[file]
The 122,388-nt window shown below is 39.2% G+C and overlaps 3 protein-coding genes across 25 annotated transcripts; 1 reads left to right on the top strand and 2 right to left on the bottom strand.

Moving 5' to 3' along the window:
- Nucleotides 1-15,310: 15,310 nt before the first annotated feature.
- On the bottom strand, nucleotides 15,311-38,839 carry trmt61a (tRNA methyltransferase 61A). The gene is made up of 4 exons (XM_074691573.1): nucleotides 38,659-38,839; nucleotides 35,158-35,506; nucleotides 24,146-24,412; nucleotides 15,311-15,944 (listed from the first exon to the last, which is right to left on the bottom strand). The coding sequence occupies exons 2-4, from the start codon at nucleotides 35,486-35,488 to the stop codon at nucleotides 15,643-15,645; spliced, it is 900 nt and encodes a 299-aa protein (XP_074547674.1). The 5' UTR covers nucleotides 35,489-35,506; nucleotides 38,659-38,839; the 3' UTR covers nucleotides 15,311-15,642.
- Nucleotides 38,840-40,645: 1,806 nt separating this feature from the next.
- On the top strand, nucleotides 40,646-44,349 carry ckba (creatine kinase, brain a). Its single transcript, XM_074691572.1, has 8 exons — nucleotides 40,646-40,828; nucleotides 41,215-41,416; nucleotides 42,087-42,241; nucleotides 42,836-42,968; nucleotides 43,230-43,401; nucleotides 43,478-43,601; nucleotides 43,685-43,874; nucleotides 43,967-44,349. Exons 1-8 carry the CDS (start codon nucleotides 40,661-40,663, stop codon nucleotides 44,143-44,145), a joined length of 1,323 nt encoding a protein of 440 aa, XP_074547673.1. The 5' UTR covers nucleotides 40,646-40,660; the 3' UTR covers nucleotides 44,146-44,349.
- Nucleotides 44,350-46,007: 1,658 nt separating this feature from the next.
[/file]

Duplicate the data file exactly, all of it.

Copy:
The 122,388-nt window shown below is 39.2% G+C and overlaps 3 protein-coding genes across 25 annotated transcripts; 1 reads left to right on the top strand and 2 right to left on the bottom strand.

Moving 5' to 3' along the window:
- Nucleotides 1-15,310: 15,310 nt before the first annotated feature.
- On the bottom strand, nucleotides 15,311-38,839 carry trmt61a (tRNA methyltransferase 61A). The gene is made up of 4 exons (XM_074691573.1): nucleotides 38,659-38,839; nucleotides 35,158-35,506; nucleotides 24,146-24,412; nucleotides 15,311-15,944 (listed from the first exon to the last, which is right to left on the bottom strand). The coding sequence occupies exons 2-4, from the start codon at nucleotides 35,486-35,488 to the stop codon at nucleotides 15,643-15,645; spliced, it is 900 nt and encodes a 299-aa protein (XP_074547674.1). The 5' UTR covers nucleotides 35,489-35,506; nucleotides 38,659-38,839; the 3' UTR covers nucleotides 15,311-15,642.
- Nucleotides 38,840-40,645: 1,806 nt separating this feature from the next.
- On the top strand, nucleotides 40,646-44,349 carry ckba (creatine kinase, brain a). Its single transcript, XM_074691572.1, has 8 exons — nucleotides 40,646-40,828; nucleotides 41,215-41,416; nucleotides 42,087-42,241; nucleotides 42,836-42,968; nucleotides 43,230-43,401; nucleotides 43,478-43,601; nucleotides 43,685-43,874; nucleotides 43,967-44,349. Exons 1-8 carry the CDS (start codon nucleotides 40,661-40,663, stop codon nucleotides 44,143-44,145), a joined length of 1,323 nt encoding a protein of 440 aa, XP_074547673.1. The 5' UTR covers nucleotides 40,646-40,660; the 3' UTR covers nucleotides 44,146-44,349.
- Nucleotides 44,350-46,007: 1,658 nt separating this feature from the next.